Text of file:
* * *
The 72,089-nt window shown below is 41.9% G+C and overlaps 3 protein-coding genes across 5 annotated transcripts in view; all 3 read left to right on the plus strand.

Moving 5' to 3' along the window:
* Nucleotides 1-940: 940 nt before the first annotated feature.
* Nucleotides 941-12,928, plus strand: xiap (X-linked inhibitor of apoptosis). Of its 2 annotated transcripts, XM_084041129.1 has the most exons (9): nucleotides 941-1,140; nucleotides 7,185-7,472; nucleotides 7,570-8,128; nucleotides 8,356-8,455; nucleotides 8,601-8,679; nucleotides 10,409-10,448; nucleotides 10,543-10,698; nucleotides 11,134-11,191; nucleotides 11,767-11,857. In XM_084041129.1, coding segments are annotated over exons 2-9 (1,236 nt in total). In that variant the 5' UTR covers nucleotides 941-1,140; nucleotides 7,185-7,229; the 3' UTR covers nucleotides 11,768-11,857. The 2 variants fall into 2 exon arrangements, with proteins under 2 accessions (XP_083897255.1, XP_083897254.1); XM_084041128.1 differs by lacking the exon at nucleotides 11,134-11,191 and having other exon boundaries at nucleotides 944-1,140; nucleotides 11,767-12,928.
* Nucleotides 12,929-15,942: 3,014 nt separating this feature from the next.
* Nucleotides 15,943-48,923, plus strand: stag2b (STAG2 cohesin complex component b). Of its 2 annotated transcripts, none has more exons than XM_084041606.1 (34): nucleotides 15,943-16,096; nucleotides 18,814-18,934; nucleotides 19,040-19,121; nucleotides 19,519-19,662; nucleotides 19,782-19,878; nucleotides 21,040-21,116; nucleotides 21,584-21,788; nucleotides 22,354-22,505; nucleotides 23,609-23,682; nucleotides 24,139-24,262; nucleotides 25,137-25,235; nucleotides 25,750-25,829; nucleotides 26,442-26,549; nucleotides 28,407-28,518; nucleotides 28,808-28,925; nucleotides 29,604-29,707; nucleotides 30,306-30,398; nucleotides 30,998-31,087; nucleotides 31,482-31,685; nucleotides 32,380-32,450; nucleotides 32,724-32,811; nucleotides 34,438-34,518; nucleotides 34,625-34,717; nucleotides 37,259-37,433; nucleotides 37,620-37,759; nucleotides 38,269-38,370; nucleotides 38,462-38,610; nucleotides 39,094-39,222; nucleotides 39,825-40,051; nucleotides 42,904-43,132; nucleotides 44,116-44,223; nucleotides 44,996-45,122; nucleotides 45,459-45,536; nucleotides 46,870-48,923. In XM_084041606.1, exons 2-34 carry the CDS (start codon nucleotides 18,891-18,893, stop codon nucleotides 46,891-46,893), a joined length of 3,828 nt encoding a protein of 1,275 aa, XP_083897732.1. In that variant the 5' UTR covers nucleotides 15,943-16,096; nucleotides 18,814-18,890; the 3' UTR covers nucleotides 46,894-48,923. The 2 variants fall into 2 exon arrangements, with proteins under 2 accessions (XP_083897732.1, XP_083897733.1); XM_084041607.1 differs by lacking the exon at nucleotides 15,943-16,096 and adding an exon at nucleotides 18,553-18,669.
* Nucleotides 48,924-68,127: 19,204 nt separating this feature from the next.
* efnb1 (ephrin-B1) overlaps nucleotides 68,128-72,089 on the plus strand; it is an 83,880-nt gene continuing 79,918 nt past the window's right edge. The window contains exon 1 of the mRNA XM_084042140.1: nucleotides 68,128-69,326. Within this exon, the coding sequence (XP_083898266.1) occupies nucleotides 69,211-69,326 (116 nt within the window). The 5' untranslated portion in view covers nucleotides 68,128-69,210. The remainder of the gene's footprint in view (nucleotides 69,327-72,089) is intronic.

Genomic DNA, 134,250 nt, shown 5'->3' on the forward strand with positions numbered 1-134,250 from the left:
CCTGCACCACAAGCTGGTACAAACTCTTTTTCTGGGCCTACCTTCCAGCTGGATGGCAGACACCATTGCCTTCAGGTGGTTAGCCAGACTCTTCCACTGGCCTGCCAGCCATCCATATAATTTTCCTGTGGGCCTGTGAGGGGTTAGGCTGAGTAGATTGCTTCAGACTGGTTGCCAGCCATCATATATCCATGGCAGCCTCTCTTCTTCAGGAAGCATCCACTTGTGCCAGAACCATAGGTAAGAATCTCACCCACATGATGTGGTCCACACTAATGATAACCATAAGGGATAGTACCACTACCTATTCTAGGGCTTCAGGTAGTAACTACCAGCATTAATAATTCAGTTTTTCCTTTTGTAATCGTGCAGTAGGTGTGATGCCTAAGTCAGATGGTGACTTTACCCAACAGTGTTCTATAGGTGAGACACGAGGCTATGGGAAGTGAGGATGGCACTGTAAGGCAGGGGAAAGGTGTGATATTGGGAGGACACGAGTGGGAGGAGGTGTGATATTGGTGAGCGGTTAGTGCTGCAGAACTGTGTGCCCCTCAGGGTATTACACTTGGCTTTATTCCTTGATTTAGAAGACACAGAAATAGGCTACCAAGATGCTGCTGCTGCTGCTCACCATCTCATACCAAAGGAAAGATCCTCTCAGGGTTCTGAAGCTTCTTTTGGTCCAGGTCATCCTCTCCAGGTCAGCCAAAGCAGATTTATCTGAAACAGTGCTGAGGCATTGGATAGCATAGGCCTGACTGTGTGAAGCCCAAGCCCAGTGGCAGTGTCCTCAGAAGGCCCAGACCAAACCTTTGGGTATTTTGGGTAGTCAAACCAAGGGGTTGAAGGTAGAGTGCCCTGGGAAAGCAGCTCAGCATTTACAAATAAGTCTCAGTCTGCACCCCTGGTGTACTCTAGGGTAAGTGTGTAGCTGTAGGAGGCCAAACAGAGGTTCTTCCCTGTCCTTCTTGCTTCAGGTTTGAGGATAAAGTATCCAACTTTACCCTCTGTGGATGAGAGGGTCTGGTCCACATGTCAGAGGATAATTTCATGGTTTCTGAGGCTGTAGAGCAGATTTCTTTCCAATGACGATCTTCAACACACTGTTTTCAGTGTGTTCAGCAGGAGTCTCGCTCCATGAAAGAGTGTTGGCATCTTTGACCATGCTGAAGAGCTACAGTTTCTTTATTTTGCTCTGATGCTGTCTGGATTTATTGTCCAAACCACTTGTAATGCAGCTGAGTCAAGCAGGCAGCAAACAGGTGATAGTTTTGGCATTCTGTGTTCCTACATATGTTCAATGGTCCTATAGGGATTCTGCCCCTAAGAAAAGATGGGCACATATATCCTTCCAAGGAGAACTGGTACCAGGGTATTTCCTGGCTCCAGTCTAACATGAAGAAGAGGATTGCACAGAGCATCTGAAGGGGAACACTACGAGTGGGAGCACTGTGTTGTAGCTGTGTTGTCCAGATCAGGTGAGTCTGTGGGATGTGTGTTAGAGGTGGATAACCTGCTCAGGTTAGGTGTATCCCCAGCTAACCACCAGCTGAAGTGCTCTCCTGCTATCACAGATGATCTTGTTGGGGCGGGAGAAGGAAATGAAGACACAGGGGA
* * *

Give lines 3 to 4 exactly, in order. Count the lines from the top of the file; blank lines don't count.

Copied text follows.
* Nucleotides 1-940: 940 nt before the first annotated feature.
* Nucleotides 941-12,928, plus strand: xiap (X-linked inhibitor of apoptosis). Of its 2 annotated transcripts, XM_084041129.1 has the most exons (9): nucleotides 941-1,140; nucleotides 7,185-7,472; nucleotides 7,570-8,128; nucleotides 8,356-8,455; nucleotides 8,601-8,679; nucleotides 10,409-10,448; nucleotides 10,543-10,698; nucleotides 11,134-11,191; nucleotides 11,767-11,857. In XM_084041129.1, coding segments are annotated over exons 2-9 (1,236 nt in total). In that variant the 5' UTR covers nucleotides 941-1,140; nucleotides 7,185-7,229; the 3' UTR covers nucleotides 11,768-11,857. The 2 variants fall into 2 exon arrangements, with proteins under 2 accessions (XP_083897255.1, XP_083897254.1); XM_084041128.1 differs by lacking the exon at nucleotides 11,134-11,191 and having other exon boundaries at nucleotides 944-1,140; nucleotides 11,767-12,928.